(19)
(11)EP 3 786 136 A1

(12)EUROPEAN PATENT APPLICATION
published in accordance with Art. 153(4) EPC

(43)Date of publication:
03.03.2021 Bulletin 2021/09

(21)Application number: 19788532.0

(22)Date of filing:  22.04.2019
(51)Int. Cl.: 
C04B 35/622  (2006.01)
(86)International application number:
PCT/CN2019/083695
(87)International publication number:
WO 2019/201353 (24.10.2019 Gazette  2019/43)
(84)Designated Contracting States:
AL AT BE BG CH CY CZ DE DK EE ES FI FR GB GR HR HU IE IS IT LI LT LU LV MC MK MT NL NO PL PT RO RS SE SI SK SM TR
Designated Extension States:
BA ME
Designated Validation States:
KH MA MD TN

(30)Priority: 21.04.2018 CN 201810364324

(71)Applicants:
  • Xi'an Jiaotong University
    Xi'an, Shaanxi 710049 (CN)
  • National Institute for Materials Science
    Tsukuba-shi, Ibaraki 305-0047 (JP)

(72)Inventors:
  • REN, Xiaobing
    Xianning Road Xi'an, Shaanxi 710049 (CN)
  • REN, Shuai
    Xianning Road Xi'an, Shaanxi 710049 (CN)
  • HAO, Yanshuang
    Xianning Road Xi'an, Shaanxi 710049 (CN)
  • FANG, Minxia
    Xianning Road Xi'an, Shaanxi 710049 (CN)

(74)Representative: Huang, Liwei 
Cäcilienstraße 12
40597 Düsseldorf
40597 Düsseldorf (DE)

  


(54)METHOD FOR OBTAINING LEAD-FREE PIEZOELECTRIC MATERIAL, AND CORRESPONDING LEAD-FREE PIEZOELECTRIC MATERIAL


(57) The present disclosure relates to a method for obtaining lead-free piezoelectric materials, including:
Step S100, adjusting the T/O phase boundary of a first lead-free piezoelectric material:
for the first lead-free piezoelectric material, adjusting the T/O phase boundary between the tetragonal phase T and the orthorhombic phase O to be near the room temperature by doping;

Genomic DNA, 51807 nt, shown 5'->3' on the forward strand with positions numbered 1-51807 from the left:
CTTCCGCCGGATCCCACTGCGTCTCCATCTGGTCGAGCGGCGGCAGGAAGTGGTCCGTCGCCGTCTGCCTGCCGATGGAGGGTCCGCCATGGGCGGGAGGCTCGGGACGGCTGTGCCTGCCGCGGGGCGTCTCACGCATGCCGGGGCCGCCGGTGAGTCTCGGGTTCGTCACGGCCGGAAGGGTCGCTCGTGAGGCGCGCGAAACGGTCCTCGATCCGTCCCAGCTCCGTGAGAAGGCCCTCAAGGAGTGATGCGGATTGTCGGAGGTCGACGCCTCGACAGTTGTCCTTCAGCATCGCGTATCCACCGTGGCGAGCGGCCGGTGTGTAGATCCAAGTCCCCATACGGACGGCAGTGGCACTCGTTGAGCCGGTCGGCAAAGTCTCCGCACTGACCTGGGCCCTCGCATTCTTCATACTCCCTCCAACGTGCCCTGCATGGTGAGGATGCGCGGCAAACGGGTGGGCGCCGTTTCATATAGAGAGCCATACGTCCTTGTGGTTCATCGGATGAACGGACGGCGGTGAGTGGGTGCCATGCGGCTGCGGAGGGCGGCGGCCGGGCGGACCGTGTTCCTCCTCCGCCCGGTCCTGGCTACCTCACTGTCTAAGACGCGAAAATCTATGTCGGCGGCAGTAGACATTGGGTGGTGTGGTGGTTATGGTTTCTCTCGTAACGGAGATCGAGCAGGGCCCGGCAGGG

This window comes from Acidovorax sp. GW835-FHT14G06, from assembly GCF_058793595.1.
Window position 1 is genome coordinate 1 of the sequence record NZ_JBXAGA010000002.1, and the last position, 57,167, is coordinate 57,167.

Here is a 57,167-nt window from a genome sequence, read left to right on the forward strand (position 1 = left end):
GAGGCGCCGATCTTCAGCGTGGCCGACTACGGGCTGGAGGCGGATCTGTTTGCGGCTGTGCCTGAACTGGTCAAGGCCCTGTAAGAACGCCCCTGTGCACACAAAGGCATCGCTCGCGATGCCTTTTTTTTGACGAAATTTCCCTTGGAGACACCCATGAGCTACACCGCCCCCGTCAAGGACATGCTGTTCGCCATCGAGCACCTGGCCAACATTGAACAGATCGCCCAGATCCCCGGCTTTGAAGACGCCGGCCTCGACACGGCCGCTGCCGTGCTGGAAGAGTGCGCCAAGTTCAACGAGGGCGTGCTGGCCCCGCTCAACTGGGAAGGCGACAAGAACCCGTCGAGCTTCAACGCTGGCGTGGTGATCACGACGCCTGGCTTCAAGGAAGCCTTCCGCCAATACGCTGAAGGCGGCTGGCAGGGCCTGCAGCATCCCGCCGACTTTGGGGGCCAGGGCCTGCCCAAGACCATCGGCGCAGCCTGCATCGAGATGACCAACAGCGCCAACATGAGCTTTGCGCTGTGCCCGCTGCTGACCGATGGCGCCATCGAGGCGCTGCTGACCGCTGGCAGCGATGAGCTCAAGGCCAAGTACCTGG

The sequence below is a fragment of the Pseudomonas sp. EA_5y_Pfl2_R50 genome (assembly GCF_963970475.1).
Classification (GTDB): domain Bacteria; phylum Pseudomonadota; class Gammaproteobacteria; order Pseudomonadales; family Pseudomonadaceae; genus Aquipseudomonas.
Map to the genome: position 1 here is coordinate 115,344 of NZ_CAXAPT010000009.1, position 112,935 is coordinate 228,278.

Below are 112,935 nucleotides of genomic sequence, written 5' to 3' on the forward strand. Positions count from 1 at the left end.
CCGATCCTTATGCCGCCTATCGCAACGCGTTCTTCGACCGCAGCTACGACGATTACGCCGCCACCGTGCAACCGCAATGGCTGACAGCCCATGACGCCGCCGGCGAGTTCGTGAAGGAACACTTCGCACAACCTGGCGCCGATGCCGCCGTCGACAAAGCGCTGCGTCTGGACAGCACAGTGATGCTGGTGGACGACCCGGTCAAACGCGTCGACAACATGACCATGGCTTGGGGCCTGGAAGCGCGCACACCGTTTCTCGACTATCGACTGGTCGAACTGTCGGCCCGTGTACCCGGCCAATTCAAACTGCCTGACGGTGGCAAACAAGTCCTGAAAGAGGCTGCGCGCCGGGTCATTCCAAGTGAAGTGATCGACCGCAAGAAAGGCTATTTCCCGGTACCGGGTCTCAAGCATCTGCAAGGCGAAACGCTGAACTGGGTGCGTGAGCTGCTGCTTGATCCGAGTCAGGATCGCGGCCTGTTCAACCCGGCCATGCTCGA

Step S200, further adjusting the C/T phase boundary and the O/R phase boundary:
further adjusting the C/T phase boundary between the cubic paraelectric phase C and the tetragonal phase T, and the O/R phase boundary between the orthorhombic phase O and the rhombohedral phase R by doping, so as to enable the C/T phase boundary and the O/R phase boundary to approach the T/O phase boundary; and
Step S300, obtaining second lead-free piezoelectric materials:
obtaining multiple second lead-free piezoelectric materials with different piezoelectric constants d33 and different Curie temperatures Tc in the process that the C/T phase boundary and the O/R phase boundary approach the T/O phase boundary. The present disclosure further relates to corresponding lead-free piezoelectric materials.
The technical solution in the present disclosure is expected to replace the lead-based piezoelectric material made of lead zirconate titanate (PZT) under various application scenarios, and the method is economical in process and is energy-saving and environmentally friendly.




Description

CROSS-REFERENCE TO RELATED APPLICATION



[0001] This application claims for the benefit of the Chinese prior application No. 201810364324.1, filed to the China National Intellectual Property Administration (CNIPA) on April 21, 2018 and entitled "Method for Obtaining Lead-free Piezoelectric Materials and Corresponding Lead-free Piezoelectric Materials", of which the content is incorporated in this application by reference in its entirety.

TECHNICAL FIELD